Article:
Finally, the ubas themselves. Small, hard plastic ones are available on the ends of keychains in anime shops, so that would be the first place to look. Otherwise they would also have to be sctachbuilt. At a small scale - 15mm or less, this should not present too much of a problem, as the suits are fairly crude and clunky.

Tuesday, 28 August 2012

Aeronef Shipyard - 4

The Class 3 ships are now finished and undercoated (along with the two Helikopteronic Flyers):

(A quick iPhone picture I'm afraid).

With hindsight I really made the aeronefs too wide - both British and French. They look quite chunky. I'm not remodelling them now, though. I like how the turrets turned out, though. I still need to add some masts as well.

Not sure when I'll get chance to start painting them; I have a hectic work/parenting load this week, with my first game of Maurice on Thursday as one of the few highlights.

Saturday, 25 August 2012

Aeronef Shipyard - 3a

A bonus picture - whilst I was waiting for the tea to cook, and listening to Led Zeppelin III, I put these little beauties together from various scraps of card. They're helikopteronic flyers, and you can find the rules for them HERE.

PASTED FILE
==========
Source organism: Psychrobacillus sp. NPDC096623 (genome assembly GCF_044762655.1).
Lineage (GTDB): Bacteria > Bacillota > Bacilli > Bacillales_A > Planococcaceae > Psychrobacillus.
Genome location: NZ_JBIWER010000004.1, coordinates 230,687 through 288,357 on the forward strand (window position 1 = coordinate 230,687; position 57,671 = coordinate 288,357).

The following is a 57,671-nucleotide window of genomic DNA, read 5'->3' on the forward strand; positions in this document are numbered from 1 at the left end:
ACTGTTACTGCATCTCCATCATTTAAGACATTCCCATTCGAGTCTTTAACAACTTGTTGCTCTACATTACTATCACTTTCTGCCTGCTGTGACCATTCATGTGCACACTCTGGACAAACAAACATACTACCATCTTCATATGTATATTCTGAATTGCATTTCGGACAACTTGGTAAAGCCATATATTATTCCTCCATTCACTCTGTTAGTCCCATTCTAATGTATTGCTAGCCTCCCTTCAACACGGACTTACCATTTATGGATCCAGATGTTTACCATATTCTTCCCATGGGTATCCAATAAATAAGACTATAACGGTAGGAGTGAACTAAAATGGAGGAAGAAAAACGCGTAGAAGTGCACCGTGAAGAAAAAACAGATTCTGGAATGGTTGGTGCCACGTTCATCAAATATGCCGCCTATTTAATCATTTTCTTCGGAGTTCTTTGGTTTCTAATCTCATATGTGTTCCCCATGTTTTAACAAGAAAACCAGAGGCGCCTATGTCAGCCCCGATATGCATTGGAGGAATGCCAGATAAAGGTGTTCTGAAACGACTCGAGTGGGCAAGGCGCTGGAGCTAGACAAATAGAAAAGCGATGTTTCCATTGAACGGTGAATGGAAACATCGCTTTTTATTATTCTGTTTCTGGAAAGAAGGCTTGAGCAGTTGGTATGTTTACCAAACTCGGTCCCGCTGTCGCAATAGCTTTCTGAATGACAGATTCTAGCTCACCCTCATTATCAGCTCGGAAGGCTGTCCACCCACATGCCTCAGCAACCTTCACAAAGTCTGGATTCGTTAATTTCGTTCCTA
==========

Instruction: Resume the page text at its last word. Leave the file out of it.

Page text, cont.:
One will be gun-armed, whilst the other has forward-mounted aerial torpedo tubes. I reckon that they're probably the beginnings of an Anarchist aerial fleet.

Aeronef Shipyard - 3

I finally completed the painting on my French Class 4 and 5 vessels.

And you can also see that I've laid down the hulls for some Class 3 aeronefs; British at the top, French at the bottom:

I have also started sketching out some rough designs for the Class 2 vessels as well:

Tuesday, 21 August 2012

Aeronef Shipyard - 2

I've finished painting the ten British aeronefs I built the other day.

Here they are with just their undercoat - French and British.

And the finished British. If I'd really been on the ball (read that as 'not lazy') I could have scored planking onto the decks, and run a brown wash into them so they aren't so ... vivid. But as a quick job they work OK.